Sex Abuse Scandal to Have 'Serious Repercussions' on Penn State's Football Team

The child sex-abuse scandal that has rocked Penn State and led to the ouster of longtime coach Joe Paterno and the university's president will likely have a negative effect on the team's performance against Nebraska on Saturday, a sports psychologist told

Dr. Thomas Ferraro, a New York-area sports psychologist, said this week's events will have "serious repercussions" on the field for No. 12 Penn State (8-1) when it takes on Nebraska (7-2) at noon on Saturday at Beaver Stadium in State College, Pa.

"It has to be a distraction, it's a serious problem," Ferraro told "Athletes are human beings, they will be influenced by social events. How can there not be an impact?"

Ferraro said incoming head coach Tom Bradley, who has been a member of the team's coaching staff since 1980, will do his best to "calm things down" in an effort to get his Nittany Lions to focus on the game -- and not the allegations surrounding former defensive coordinator Jerry Sandusky, who has been charged with sexually assaulting eight boys over a 15-year period.

"The general play is to calm things down, that's what you want," Ferraro said. "They're going to have to try and manage it."

Saturday's game is also Senior Day, another factor likely to add to the game's added emotional weight.

Matt Stankiewitch, the team's starting center, told the Republican Herald that Wednesday was a "very emotional" day not just for university's football team, but for the entire college. He added, however, that he and his teammates have been largely unaffected by the ongoing sex abuse scandal. The team has had normal practices in preparation for Saturday's home finale.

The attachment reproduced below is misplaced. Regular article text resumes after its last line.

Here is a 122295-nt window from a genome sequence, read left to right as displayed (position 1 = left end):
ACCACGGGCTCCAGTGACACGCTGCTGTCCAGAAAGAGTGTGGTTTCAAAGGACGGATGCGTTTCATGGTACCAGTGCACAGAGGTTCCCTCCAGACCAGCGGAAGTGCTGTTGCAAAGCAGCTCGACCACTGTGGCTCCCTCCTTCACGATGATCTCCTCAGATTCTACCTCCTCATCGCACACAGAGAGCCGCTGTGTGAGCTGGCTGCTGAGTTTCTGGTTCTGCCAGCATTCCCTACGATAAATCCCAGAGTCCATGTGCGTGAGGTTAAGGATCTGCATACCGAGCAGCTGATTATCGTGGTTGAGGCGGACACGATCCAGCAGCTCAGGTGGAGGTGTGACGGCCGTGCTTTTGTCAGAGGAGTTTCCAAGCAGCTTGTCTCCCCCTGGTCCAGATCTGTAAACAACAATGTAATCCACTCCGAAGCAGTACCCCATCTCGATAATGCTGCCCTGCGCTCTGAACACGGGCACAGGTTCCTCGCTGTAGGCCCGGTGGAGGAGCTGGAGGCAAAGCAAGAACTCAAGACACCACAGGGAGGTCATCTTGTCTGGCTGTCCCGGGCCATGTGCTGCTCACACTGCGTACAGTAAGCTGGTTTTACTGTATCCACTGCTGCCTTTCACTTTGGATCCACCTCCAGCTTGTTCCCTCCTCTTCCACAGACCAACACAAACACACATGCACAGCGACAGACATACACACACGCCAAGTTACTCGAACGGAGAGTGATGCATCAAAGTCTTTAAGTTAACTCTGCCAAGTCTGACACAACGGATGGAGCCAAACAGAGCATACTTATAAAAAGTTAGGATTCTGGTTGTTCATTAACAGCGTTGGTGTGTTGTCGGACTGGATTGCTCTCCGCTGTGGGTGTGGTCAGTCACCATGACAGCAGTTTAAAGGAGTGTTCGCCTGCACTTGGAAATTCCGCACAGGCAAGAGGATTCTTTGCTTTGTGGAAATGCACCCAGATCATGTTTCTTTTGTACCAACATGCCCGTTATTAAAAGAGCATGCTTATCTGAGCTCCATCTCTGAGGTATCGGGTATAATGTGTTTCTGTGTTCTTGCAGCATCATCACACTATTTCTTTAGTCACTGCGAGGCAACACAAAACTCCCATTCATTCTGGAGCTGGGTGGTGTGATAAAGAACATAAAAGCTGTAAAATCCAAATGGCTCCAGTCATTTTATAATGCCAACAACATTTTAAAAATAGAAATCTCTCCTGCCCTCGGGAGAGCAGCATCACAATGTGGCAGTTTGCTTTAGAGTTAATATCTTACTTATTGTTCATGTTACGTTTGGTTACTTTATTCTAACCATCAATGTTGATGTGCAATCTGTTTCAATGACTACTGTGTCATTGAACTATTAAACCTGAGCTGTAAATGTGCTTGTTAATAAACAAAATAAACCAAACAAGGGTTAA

Stankiewitch told the newspaper that the team had a good practice on Wednesday, with team energy high. He said nationally-ranked Penn State will have extra motivation this weekend.

"Every week we have motivation to win," he told the newspaper. "Building the fire this week … you can't deny it. It's a little extra motivation for us to get this victory for Joe, get this victory for Penn State."

Ferraro, meanwhile, said Stankiewitch did have a "legitimate point," adding that negative situations off the field can have positive effects come game time.

"That's the flipside, it's such a motivating factor and a focusing process that sometimes you do see that," Ferraro said. "But one would assume the majority of the kids will be [less focused]. Generally, it's not going to help."

Saturday's contest will mark the first time since a 19-0 loss to Pittsburgh in 1949 that Penn State will be without Paterno on the coaching staff, according to the Daily Collegian, the school's independent newspaper. 2011 marks Paterno's 46th year as the team's head coach; Paterno is also first head coach to have been fired from the team, the Daily Collegian reports.

The ouster of the man affectionately known as "JoePa" brings to an end one of the most storied coaching careers -- not just in college football but in all of sports. Paterno has 409 victories -- a record for major college football -- won two national titles and guided five teams to unbeaten, untied seasons. He reached 300 wins faster than any other coach.

Bradley, 52, served as a graduate assistant in 1979 and has been a member of the coaching staff since 1980, the Daily Collegian reports.

The Associated Press contributed to this report.